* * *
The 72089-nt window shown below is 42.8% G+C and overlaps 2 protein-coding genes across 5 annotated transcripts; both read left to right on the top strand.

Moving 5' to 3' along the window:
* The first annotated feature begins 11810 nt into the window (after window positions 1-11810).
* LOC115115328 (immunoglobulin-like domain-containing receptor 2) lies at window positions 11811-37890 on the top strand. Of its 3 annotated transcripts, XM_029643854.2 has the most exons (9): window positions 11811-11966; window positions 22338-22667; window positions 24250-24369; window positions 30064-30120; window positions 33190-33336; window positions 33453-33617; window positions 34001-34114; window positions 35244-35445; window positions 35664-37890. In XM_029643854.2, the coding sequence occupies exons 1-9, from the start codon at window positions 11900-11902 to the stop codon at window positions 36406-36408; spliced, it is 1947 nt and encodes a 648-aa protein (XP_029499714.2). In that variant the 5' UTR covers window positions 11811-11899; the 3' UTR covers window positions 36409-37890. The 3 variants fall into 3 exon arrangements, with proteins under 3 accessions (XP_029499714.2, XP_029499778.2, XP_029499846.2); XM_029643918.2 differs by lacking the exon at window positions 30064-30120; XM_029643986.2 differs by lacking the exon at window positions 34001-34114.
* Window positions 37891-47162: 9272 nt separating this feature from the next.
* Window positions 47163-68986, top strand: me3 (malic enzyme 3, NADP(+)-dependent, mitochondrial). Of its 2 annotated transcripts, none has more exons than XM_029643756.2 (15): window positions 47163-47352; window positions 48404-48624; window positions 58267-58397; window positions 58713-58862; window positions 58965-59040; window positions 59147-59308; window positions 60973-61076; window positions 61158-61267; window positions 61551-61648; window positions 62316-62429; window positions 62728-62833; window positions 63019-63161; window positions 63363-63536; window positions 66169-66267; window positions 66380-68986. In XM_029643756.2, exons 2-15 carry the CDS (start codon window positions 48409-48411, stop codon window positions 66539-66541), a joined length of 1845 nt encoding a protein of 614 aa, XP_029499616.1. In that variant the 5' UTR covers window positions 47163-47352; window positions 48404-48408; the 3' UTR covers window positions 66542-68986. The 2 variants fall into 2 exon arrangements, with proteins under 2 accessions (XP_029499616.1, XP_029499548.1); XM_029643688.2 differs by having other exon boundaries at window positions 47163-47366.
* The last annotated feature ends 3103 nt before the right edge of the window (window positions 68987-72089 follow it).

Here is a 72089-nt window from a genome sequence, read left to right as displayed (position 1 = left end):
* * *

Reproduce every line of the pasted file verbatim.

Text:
The 72089-nt window shown below is 42.8% G+C and overlaps 2 protein-coding genes across 5 annotated transcripts; both read left to right on the top strand.

Moving 5' to 3' along the window:
* The first annotated feature begins 11810 nt into the window (after window positions 1-11810).
* LOC115115328 (immunoglobulin-like domain-containing receptor 2) lies at window positions 11811-37890 on the top strand. Of its 3 annotated transcripts, XM_029643854.2 has the most exons (9): window positions 11811-11966; window positions 22338-22667; window positions 24250-24369; window positions 30064-30120; window positions 33190-33336; window positions 33453-33617; window positions 34001-34114; window positions 35244-35445; window positions 35664-37890. In XM_029643854.2, the coding sequence occupies exons 1-9, from the start codon at window positions 11900-11902 to the stop codon at window positions 36406-36408; spliced, it is 1947 nt and encodes a 648-aa protein (XP_029499714.2). In that variant the 5' UTR covers window positions 11811-11899; the 3' UTR covers window positions 36409-37890. The 3 variants fall into 3 exon arrangements, with proteins under 3 accessions (XP_029499714.2, XP_029499778.2, XP_029499846.2); XM_029643918.2 differs by lacking the exon at window positions 30064-30120; XM_029643986.2 differs by lacking the exon at window positions 34001-34114.
* Window positions 37891-47162: 9272 nt separating this feature from the next.
* Window positions 47163-68986, top strand: me3 (malic enzyme 3, NADP(+)-dependent, mitochondrial). Of its 2 annotated transcripts, none has more exons than XM_029643756.2 (15): window positions 47163-47352; window positions 48404-48624; window positions 58267-58397; window positions 58713-58862; window positions 58965-59040; window positions 59147-59308; window positions 60973-61076; window positions 61158-61267; window positions 61551-61648; window positions 62316-62429; window positions 62728-62833; window positions 63019-63161; window positions 63363-63536; window positions 66169-66267; window positions 66380-68986. In XM_029643756.2, exons 2-15 carry the CDS (start codon window positions 48409-48411, stop codon window positions 66539-66541), a joined length of 1845 nt encoding a protein of 614 aa, XP_029499616.1. In that variant the 5' UTR covers window positions 47163-47352; window positions 48404-48408; the 3' UTR covers window positions 66542-68986. The 2 variants fall into 2 exon arrangements, with proteins under 2 accessions (XP_029499616.1, XP_029499548.1); XM_029643688.2 differs by having other exon boundaries at window positions 47163-47366.
* The last annotated feature ends 3103 nt before the right edge of the window (window positions 68987-72089 follow it).

Here is a 72089-nt window from a genome sequence, read left to right as displayed (position 1 = left end):